Humza Yousaf, up in Scotland, has the right idea, of course! Certainly he’s ready to debate the idea without all this “fear” nonsense. But really, he is not alone. We may talk about the many things we must thank the waves of migrants for over the years- from fine tailoring to fish and chips but we must still also be ready as a Nation to help those who need help now, and- as for economic migrants: well, many of those we need too- they are the ones with the vision and maybe the skills to kickstart our economy. Fear-mongers are just plain wrong!


Oh, and unless it looks like I advocate a migrant “free for all”, not at all. Our responsibility is to be ready without fear to welcome these strangers but the response to our kindness and hospitality is also responsibility and people who come here have their own responsibility to learn our language, promote our values and engage in our society.

Migration is not part of the Referendum

I understand many of the arguments put forward by BREXIT as also by the “staying in” camp, but there are enough valid issues to be discussed without touching on that of migration: economics, fishing, farming, political independence and so on. Moreoever, the migration issue was surely done to death last year by the nasty brigade that lurks within UKIP (Believe me, there are some very good and noble UKIPpers who, like me, think the migration issue should be off-limits). Migration is a separate deal that will be solved by finding a Syrian peace, and by working in harmony with our neighbours to deal with the flow of migrants: the migration issue will continue whether we are “in” or “out” of the EU and the Archbishop gives a very cheap and simplistic lead in what he says today. What he also says is categorically against the spirit not only of Christianity which he represents, but of Judaism and Islam. It is wholly wrong. Leave it to others to preach fear if he must. BUT If he intends to stay in office, or indeed leave office with any honour, this garrulous priest needs to shut his mouth for the rest of the summer.


Boris lightened the tone today by referencing Welby’s comments and saying that after the referendum, we may need prayer. We certainly need unity and we need to work on that now. the referendum may well energise our democracy but we must be careful that it does not fracture our society as indeed the Scottish referendum threatened to do. We need to engage in this debate without fear, and look at both sides so we can reach a decision that leads us to make a reliable and informed vote in the summer. It is the role of the churches and faiths to bind us together during this process: we will remain a single Nation and British whether we are “in” or “out”. I would like to see us become a better Nation for this debate.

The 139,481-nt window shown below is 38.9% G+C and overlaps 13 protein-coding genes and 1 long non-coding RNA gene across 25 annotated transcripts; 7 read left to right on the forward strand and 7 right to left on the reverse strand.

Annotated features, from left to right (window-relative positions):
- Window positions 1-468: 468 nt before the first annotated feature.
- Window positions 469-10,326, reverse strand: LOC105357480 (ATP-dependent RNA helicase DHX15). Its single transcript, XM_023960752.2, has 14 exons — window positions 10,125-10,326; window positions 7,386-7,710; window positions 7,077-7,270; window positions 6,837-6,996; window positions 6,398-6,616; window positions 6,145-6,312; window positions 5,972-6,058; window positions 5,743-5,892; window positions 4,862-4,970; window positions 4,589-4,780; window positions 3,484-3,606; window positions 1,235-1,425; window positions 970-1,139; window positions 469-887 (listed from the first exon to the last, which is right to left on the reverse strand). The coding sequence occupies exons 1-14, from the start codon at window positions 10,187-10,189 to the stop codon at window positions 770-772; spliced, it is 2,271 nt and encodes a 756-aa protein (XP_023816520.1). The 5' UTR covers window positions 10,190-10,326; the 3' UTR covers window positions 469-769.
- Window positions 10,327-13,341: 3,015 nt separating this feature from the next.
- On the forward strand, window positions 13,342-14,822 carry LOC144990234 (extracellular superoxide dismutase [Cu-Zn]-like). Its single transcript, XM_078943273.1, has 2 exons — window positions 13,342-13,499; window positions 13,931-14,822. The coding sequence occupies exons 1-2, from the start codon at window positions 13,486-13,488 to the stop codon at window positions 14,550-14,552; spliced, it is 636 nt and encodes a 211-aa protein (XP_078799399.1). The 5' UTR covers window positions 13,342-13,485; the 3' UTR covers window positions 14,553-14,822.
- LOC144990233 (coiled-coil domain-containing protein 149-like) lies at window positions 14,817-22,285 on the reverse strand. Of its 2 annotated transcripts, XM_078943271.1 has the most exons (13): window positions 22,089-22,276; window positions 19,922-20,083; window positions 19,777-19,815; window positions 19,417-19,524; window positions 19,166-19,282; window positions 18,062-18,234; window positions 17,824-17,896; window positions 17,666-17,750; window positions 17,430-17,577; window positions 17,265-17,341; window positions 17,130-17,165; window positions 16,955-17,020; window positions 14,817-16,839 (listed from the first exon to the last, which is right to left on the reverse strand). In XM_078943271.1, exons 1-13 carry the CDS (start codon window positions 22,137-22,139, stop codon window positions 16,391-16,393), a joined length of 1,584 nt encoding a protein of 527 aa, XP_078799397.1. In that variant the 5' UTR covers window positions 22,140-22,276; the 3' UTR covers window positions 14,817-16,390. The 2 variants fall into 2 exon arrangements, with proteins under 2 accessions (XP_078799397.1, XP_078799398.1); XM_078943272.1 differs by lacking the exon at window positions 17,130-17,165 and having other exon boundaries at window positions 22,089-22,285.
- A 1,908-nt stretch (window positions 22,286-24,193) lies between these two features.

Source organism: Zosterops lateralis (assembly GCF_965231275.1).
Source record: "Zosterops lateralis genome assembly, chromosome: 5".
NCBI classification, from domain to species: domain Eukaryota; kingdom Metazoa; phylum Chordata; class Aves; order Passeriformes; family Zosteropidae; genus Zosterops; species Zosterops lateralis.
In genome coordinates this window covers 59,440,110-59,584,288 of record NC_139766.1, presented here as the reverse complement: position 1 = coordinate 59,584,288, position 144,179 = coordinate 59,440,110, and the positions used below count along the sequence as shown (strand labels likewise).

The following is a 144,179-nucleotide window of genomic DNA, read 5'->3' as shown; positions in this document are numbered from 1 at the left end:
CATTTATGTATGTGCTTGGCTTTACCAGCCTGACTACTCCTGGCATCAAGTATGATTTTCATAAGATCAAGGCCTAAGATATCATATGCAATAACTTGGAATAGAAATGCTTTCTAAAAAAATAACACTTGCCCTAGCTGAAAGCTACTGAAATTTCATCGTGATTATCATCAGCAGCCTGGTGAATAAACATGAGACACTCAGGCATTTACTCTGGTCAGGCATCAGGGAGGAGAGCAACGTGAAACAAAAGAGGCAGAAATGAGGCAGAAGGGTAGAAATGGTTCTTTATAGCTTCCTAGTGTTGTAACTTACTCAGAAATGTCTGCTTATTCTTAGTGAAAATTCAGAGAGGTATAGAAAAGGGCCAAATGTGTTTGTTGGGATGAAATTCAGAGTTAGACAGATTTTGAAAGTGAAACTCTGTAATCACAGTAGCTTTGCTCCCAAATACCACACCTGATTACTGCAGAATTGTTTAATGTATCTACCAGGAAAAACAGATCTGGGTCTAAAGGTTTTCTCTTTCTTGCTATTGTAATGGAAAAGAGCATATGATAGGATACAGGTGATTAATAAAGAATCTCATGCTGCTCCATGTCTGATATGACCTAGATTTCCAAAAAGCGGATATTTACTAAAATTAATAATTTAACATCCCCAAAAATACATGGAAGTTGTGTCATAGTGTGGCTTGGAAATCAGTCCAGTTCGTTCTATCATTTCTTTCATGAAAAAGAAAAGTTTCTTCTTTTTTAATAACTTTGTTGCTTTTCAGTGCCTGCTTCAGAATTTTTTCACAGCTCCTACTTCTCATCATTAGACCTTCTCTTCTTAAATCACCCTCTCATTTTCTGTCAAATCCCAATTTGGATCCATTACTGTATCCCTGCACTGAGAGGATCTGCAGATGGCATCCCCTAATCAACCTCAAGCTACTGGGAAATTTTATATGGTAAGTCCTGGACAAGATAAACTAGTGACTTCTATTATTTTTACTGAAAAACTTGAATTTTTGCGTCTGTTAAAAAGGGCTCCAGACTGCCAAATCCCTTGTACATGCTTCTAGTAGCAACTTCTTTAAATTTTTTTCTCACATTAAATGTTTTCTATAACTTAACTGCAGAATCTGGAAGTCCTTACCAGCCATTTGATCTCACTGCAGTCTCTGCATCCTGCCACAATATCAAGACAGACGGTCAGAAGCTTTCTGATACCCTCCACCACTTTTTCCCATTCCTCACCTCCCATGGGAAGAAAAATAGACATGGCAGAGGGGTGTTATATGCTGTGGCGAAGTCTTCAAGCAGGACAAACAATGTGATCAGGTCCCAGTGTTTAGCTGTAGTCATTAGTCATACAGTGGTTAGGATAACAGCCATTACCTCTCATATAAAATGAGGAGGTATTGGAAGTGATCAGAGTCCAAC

to the Queen

queen1There is a great moment in the play “A Man for All Seasons” by Robert Bolt when Thomas More is finally brought to trial for treason and faces Sir Richard Rich (played in the film by John Hurt), the man who has perjured himself and More asks, “Is it probable that after so long a silence on this the very point so urgently sought of me, I should open my mind to such a man as that?” As Richard prepares to leave the chamber, More looks at his new chain of office- “the red dragon?.. Why Richard it profits a man nothing to give his soul for the whole world, but for Wales?”

This exchange is very much in my mind as I read about the alleged indiscretion about EU by Her Majesty the Queen. Quite apart from the fact that private conversations are by custom never made public, the question lingers- why would a monarch who has spent 63 years carefully avoiding political controversy open her heart to the people at lunch that day on 8th April 2011? I simply find it unbelievable. The Queen is above party politics and this story should not have been splashed over the front page of The Sun. But as it was, it is worth looking in a bit more detail to see that is actually alleged to have been said-

In 2011, the Queen is supposed to have told Nick Clegg that she believed the EU was going in the “wrong direction”. She was apparently very forceful in the presentation of her views. This was when the Euro was in full-blown crisis, with a deeply dodgy Italian Prime Minister clinging on to office despite a gathering sex scandal, and just before the first IMF bailout to Greece. The lunch took place on 8th April so a quick trawl through the internet shows that on 7th, Portugal joined Greece in requesting financial help. So, (a) Her Majesty’s alleged views well-precede any serious discussion on a Brexit, and are long before the PM called a Referendum and (b) are little more than a statement of fact. I cannot imagine anyone with sanity believes that EU has been infallible or foolpoof and indeed, most people would agree with the Queen, even today, whether they advocate an “in” or “out” option in the Referendum. If she said anything at all, then some serious “spin” has been added to the telling.

However, both Lord Mcnally and Nick Clegg deny that any such views were expressed at all at the Lunch. Nick Clegg said on TV this morning, ‘It is not true. I have certainly, absolutely no recollection of a conversation like that, which I suspect I would have remembered if it had taken place. I just think it’s wrong that people who want to take us out of the European Union to now try and drag the Queen for their own purposes into this European referendum debate.’